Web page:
If the wheel bearing nut is improperly tightened, disc run-out will be affected.

  1. Install the remainder of the components as outlined in the appropriate preceding information.
  2. Bleed the brake system.
  3. Road test the car. Check the wheel bearing preload.

INSPECTION



Examine the disc. If it is worn, warped or scored, it must be replaced. Check the thickness of the disc against the specifications given in the Brake Specifications chart. If it is below specifications, replace it. Use a micrometer to measure the thickness.

The disc run-out should be measured before the disc is removed and again, after the disc is installed. Use a dial indicator mounted on a stand, and position the pointer 0.39 inch (10mm) from the edge of the disc. If run-out exceeds 0.006 inch (0.15mm), replace the disc.


PRELOAD ADJUSTMENT



See Figures 1 and 2

  1. With the front hub/disc assembly installed, tighten the castellated nut to the torque figure specified in the Preload Specifications chart.
  2. Rotate the disc back and forth, two or three times, to allow the bearing to seat properly.
  3. Loosen the castellated nut until it is only finger-tight.
  4. Tighten the nut firmly, using a box wrench. Make sure the disc rotates smoothly.
  5. Measure the bearing preload with a spring scale attached to a wheel mounting stud. Check it against the specifications given in the Preload Specifications chart.
  6. Install the cotter pin.

If the hole does not align with the nut (or cap) holes, tighten the nut slightly until it does.

  1. Finish installing the brake components and the wheel.



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Fig. Fig. 1: Preload specification chart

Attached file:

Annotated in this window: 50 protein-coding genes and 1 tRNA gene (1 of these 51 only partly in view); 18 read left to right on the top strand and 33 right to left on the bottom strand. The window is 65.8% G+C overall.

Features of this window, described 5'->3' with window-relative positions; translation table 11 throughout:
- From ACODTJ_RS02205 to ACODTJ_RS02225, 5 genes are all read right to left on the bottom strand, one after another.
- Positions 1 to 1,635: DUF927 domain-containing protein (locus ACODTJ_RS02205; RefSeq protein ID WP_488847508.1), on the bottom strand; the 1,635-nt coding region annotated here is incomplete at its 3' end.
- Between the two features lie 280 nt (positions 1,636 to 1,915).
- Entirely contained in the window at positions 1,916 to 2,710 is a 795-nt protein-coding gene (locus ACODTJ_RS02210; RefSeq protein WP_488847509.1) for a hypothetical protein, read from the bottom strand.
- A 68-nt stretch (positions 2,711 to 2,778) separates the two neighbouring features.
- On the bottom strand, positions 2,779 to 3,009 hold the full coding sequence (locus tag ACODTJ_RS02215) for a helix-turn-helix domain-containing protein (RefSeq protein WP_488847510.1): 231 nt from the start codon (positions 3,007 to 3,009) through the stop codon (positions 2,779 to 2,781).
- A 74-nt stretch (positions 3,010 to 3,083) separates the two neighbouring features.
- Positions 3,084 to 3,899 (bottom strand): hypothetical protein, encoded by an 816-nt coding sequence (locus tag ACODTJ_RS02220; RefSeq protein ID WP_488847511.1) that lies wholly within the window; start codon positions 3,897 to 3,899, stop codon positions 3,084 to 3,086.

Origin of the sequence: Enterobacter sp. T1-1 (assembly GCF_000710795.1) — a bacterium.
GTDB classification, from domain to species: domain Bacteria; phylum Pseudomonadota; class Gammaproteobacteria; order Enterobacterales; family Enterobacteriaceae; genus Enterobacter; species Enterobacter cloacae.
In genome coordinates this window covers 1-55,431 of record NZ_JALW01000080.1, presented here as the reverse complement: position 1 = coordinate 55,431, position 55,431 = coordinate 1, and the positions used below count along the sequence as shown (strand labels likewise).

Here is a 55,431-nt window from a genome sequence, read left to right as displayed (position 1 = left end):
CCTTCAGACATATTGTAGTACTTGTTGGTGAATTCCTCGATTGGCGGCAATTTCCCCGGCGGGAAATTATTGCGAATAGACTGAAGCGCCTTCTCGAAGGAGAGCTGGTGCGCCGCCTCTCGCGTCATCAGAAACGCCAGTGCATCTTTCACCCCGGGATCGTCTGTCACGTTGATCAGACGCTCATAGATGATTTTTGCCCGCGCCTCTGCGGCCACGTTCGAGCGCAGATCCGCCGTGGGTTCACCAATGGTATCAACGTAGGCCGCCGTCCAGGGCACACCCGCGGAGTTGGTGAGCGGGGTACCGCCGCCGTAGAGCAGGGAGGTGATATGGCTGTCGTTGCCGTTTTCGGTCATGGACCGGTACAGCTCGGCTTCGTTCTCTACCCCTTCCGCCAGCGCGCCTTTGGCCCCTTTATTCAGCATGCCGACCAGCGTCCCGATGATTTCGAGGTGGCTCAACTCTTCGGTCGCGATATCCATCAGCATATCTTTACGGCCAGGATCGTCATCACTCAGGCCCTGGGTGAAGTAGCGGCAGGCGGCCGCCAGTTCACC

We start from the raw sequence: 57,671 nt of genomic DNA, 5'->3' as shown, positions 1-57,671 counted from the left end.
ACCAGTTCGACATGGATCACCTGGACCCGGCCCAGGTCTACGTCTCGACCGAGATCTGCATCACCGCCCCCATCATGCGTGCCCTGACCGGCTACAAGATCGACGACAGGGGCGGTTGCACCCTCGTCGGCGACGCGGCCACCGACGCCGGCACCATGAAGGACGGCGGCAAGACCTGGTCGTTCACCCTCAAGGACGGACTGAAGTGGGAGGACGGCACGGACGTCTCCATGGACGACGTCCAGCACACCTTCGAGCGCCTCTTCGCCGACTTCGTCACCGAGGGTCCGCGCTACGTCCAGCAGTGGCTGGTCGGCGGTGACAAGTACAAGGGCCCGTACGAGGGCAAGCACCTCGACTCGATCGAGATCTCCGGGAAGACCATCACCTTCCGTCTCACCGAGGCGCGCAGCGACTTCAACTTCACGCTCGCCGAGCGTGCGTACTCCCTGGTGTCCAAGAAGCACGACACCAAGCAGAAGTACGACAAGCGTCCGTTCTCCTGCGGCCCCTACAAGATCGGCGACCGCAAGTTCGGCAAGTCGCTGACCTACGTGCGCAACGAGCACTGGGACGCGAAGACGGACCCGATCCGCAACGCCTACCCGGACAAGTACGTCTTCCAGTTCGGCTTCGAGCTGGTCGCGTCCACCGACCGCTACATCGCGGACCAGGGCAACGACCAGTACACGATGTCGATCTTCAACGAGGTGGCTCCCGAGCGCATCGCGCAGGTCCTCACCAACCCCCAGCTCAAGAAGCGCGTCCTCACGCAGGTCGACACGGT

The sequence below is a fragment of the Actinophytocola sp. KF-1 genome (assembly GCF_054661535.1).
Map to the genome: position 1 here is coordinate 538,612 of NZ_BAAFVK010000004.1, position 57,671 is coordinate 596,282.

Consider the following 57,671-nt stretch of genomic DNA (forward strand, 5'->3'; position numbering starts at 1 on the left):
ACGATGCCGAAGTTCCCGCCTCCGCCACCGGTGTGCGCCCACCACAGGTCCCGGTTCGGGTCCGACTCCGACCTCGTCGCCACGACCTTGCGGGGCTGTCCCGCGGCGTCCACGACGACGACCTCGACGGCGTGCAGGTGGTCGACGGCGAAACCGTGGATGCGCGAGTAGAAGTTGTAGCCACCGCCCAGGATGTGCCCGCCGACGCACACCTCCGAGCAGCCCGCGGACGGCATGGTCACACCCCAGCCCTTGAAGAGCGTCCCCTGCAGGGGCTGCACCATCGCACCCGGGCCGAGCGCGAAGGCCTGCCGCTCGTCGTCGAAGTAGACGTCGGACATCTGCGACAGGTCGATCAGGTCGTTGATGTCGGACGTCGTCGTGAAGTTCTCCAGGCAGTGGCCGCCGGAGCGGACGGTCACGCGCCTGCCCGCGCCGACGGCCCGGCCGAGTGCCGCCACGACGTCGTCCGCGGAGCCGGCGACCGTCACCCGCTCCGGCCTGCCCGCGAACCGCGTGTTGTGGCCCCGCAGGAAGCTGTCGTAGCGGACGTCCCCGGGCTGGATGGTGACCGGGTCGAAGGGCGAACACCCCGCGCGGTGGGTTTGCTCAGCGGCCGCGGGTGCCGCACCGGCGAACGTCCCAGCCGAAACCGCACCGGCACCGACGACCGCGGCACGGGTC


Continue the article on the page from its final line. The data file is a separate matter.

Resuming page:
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Fig. Fig. 2: Tighten the nut firmly, then measure the preload with a spring scale

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Brake Pads


1982-85 Celica and 1982-86 Supra

See Figures 3, 4, 5, 6, 7, 8, 9, 10, 11 and 12



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Fig. Fig. 3: The brake caliper is mounted over the edge of the brake disc



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Fig. Fig. 4: When brake pads squeal on 1982-85 models, check the wear indicators



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Fig. Fig. 5: If necessary, retract the caliper piston using a C-clamp



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Fig. Fig. 6: Remove the lower caliper bolt and bushing ...



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Fig. Fig. 7: ... then pivot the caliper upward



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Fig. Fig. 8: Insert a bolt into the torque plate to secure the caliper



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Fig. Fig. 9: Slide the brake pads and clips out of the caliper ...



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Fig. Fig. 10: ... then inspect the pads and rotor for wear